Dienstag, 3. April 2012

“providing a gold parity for all forms of money”?

Die New York Sun vom 21.03.2012 schrieb im Editorial "Bernanke 101" über die Gründung der Federal Reserve im Jahr 1913 das Folgende:

"The first one we found was “An Adventure in Constructive Finance,” the memoir of Carter Glass, the congressman who led in the creation of the Fed. It turns out that as the Federal Reserve Act of 1913 was moving through the House, it was hit with what Glass calls a “feverish outbreak about an imaginary ‘assault on the gold standard’.” It seems a group of Republicans was concerned that it would rescind the Gold Standard Act of 1900, which had settled the great battle over bimetallism that erupted in the late 19th century.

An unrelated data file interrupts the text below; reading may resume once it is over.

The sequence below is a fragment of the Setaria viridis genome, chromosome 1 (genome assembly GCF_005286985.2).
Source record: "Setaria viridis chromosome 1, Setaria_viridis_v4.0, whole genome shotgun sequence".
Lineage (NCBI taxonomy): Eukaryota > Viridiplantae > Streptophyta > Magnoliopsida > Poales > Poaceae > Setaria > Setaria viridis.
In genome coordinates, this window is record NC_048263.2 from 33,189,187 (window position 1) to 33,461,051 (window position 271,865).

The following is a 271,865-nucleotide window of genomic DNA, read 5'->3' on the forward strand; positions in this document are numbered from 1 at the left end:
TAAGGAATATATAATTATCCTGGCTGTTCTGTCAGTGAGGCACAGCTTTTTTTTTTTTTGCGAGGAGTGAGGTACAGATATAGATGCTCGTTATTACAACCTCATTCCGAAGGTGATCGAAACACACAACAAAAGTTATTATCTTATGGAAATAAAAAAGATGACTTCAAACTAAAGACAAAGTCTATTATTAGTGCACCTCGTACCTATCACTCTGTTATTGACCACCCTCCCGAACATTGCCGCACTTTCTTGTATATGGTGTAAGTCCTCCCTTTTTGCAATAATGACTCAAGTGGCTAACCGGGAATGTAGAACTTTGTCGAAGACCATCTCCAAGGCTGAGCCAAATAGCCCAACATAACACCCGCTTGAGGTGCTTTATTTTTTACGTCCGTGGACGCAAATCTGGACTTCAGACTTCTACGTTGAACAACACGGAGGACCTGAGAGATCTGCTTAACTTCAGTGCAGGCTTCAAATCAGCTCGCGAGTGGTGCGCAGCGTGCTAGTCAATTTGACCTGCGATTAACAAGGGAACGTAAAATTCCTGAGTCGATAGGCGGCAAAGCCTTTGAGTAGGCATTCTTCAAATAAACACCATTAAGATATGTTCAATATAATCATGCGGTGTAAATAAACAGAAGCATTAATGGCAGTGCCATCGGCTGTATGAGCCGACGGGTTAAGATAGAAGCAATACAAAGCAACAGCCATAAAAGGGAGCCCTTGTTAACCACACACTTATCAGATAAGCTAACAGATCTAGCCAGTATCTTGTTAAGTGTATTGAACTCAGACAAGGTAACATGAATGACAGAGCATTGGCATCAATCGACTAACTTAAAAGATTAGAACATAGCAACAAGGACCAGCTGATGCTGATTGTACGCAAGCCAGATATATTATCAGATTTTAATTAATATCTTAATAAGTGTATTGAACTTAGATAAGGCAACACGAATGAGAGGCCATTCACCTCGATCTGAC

It turns out that Congress reacted to the assault by adopting an amendment put forth by an Ohio Republican, Simon Fess. It declared, as Glass put it, that nothing in the bill should be construed as a repeal of the law “providing a gold parity for all forms of money.” It was only against that assurance in law that the Federal Reserve Act actually made it through the House."

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